The New York Yankees have been there before.
And Alex Rodriguez vs. Pinstripes is nothing like the bad ol' days of Reggie Jackson vs. Billy Martin vs. George Steinbrenner.
"I don't even know where to start with you. It was just a different social time with my issues of speaking out," Jackson said this week. "So to pick up the phone and compare it to the Bronx Zoo where it was when I played is such a lack of understanding."
Mr. October is correct. For long-running soap opera, Rodriguez has a ways to go to match the Yankees of four decades ago, a tempest that prompted this observation from Graig Nettles: "When I was a little boy I wanted to be a ballplayer and join the circus. With the Yankees I've accomplished both."
But for a two-month summer miniseries, A-Rod has made a quick impact - and even helped boost ESPN's baseball coverage and the Yankees' YES Network to their highest ratings this season. One could even call it "Real Ballplayers of the Bronx."
Thirteen other players accepted their drug suspensions quietly and are serving their penalties. Rodriguez appealed his 211-game ban, then appealed to fans in a public-relations battle against the Yankees and Major League Baseball.
The sniping began June 25, when Rodriguez tweeted that his surgeon, Dr. Brian Kelly, gave him the go-ahead to play injury rehabilitation games. Feeling the third baseman was challenging the team's authority to set the schedule for his return, general manager Brian Cashman told ESPN "Alex should just shut up," underlining his comment with a profanity.
That was just the start. Two months later, Cashman and Rodriguez won't even have a substantive conversation without lawyers.
Rodriguez challenged the team's diagnosis of his quadriceps injury, retaining a doctor to say he wasn't hurt - even though the physician never examined him and gave his opinion solely on the basis of a scan. He twice went on WFAN radio, intimated that Yankees President Randy Levine and Major League Baseball were in cahoots to keep him off the field and hired a blustery attorney to go on national television and accuse the team physician of misdiagnosing his hip injury
Makes the conflicts of 1970s seem downright pedestrian.
"This is uncharted territory. That was baseball. Whether you liked it or not, it was all about winning and what it took to win," longtime Yankees broadcaster Suzyn Waldman said. "George and Billy fought because Billy didn't win - or Billy did win. Or Reggie and Billy fought. It was always baseball. Nobody signed up for this."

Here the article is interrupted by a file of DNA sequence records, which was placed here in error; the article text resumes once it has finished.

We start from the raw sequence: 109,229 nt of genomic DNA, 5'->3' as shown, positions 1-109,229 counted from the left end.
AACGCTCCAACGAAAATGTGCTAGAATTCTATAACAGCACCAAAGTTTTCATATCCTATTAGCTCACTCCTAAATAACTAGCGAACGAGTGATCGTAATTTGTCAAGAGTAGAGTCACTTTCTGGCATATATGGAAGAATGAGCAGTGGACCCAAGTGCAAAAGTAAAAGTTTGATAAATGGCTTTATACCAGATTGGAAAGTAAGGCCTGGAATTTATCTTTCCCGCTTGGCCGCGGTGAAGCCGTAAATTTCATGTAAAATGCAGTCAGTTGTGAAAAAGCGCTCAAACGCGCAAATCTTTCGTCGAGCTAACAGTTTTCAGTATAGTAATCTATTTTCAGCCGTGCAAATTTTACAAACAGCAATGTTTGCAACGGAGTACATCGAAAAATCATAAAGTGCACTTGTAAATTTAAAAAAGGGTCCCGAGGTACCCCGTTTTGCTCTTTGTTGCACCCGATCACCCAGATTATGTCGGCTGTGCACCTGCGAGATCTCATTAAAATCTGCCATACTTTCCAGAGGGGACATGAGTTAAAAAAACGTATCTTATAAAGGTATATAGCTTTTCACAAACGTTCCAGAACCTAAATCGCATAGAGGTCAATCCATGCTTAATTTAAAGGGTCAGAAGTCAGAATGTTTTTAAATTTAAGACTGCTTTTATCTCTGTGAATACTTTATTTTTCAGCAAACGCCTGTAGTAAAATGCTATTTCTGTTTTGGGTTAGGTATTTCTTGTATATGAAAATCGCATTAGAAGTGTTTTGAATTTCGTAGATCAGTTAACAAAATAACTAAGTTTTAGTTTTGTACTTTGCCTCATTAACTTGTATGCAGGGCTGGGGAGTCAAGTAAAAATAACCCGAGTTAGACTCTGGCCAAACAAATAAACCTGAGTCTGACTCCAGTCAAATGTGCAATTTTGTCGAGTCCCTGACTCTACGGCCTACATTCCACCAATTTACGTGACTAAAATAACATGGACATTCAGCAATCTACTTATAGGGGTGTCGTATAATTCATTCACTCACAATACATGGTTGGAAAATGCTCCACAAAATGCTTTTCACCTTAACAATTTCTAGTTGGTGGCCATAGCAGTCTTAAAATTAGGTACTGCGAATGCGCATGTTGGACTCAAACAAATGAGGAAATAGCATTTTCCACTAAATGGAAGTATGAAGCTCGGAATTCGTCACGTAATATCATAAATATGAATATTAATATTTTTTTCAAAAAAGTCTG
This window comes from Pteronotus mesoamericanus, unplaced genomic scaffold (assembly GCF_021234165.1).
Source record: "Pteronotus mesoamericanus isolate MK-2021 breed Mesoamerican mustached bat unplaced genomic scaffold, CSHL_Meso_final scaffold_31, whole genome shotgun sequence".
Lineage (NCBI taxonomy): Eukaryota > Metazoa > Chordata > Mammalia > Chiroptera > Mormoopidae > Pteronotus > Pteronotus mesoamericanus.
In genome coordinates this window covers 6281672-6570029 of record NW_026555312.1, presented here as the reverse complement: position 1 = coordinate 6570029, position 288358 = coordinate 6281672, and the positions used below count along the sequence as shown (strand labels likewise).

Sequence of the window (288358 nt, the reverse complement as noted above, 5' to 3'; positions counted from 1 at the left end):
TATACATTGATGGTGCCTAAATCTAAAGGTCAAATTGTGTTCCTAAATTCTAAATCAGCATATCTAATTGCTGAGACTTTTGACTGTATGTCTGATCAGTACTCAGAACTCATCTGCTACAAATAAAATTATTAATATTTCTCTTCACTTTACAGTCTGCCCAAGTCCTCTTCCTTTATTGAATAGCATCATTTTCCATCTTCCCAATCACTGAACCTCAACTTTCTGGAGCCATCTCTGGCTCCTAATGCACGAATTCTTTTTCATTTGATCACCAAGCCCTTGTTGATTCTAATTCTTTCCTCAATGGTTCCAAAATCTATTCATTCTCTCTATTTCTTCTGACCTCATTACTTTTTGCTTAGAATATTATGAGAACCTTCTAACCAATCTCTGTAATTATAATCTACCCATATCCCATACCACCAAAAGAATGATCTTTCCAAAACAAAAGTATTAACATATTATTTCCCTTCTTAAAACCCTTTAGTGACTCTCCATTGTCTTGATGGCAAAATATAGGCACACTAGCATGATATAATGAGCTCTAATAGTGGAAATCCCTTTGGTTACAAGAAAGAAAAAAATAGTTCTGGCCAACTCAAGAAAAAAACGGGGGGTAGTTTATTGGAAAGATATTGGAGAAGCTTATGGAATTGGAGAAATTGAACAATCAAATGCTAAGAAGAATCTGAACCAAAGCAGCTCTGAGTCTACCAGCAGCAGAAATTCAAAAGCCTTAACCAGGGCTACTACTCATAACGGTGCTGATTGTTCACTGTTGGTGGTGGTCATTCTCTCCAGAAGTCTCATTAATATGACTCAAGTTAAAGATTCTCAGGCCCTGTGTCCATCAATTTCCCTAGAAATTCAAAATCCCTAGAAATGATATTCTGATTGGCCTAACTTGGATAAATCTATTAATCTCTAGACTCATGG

Martin and Jackson nearly brawled at Boston's Fenway Park in June 1977 when the outfielder didn't hustle after Jim Rice's bloop that became a double, and Martin replaced him immediately with Paul Blair. When Jackson got back to the dugout, the two jawed at each other, and coaches Yogi Berra, Elston Howard and Dick Howser were needed to separate them.
Thirteen months later, they were at it again. Jackson bunted against Kansas City when told to swing away, and the Yankees suspended him for five days. By the end of the week, Martin had uttered the famous line about Jackson and Steinbrenner, "one's a born liar, the other's convicted," and the first of his five terms as Yankees manager ended the next day.
Rodriguez's return nearly led to a brawl. Benches and bullpens emptied at Fenway Park on Aug. 18 when Boston's Ryan Dempster threw a pitch behind Rodriguez's knees, threw two more inside and struck him on his left elbow pad with the 3-0 offering. Dempster earned a five-game suspension.
It's been a different kind of kerfuffle for the Yankees. For some, the alleged cheating by Rodriguez makes this more significant than Steinbrenner's decision to pay gambler Howard Spira to dig up dirt on Dave Winfield. That malfeasance led the to the owner's 2 1/2-year suspension from baseball that began in 1990.
"This adventure is unique because many of A-Rod's teammates are put off by what he's accused of, so while they have his back on the field, they are hardly rallying behind him in the feud with management," said Marty Appel, author of "Pinstripe Empire: The New York Yankees from Before the Babe to After the Boss."
"For national attention, this one may outdo Reggie, but media is more expansive and more competitive today and loves celebrity scandal," he added.
Imagine Steinbrenner, Martin and Jackson taunting each other with tweets, Facebook campaigns and Instagram photos. Each would have been talk-radio staples, trying to get in the final word. Competition among the three for the most "likes" would have been fierce.
"It would be sort of completely of the charts, wouldn't it?" said Sandy Padwe, former deputy sports editor of The New York Times and former acting dean of the Columbia Graduate School of Journalism, where he still lectures. "Multiply it by about 50, I think. George Steinbrenner in the era of social media, that would have been a phenomenon. We thought it was crazy then. I can't imagine."
Jackson, a Yankees special adviser now living in Southern California, maintains Rodriguez has been scrutinized more than any other player in New York since, well, Reggie Jackson. He has acted as a mentor to A-Rod, yet he also said last year that Rodriguez's statistics were tainted by the admission of PEDs use while with Texas from 2001-03.
But don't try to compare the tumult of the Reggie years with the current turmoil.
"I'm embarrassed when you include me in that kind of stuff," Jackson said during a telephone interview. "I'm offended. I'm hurt by it."
Appel believes one ingredient is missing from the current brew. There may be nastiness, but there's no Steinbrenner.
"For national attention, for the issue and for the money involved, this current one may be No. 1," he said. "But it does lack the big personality of The Boss as a party to the action."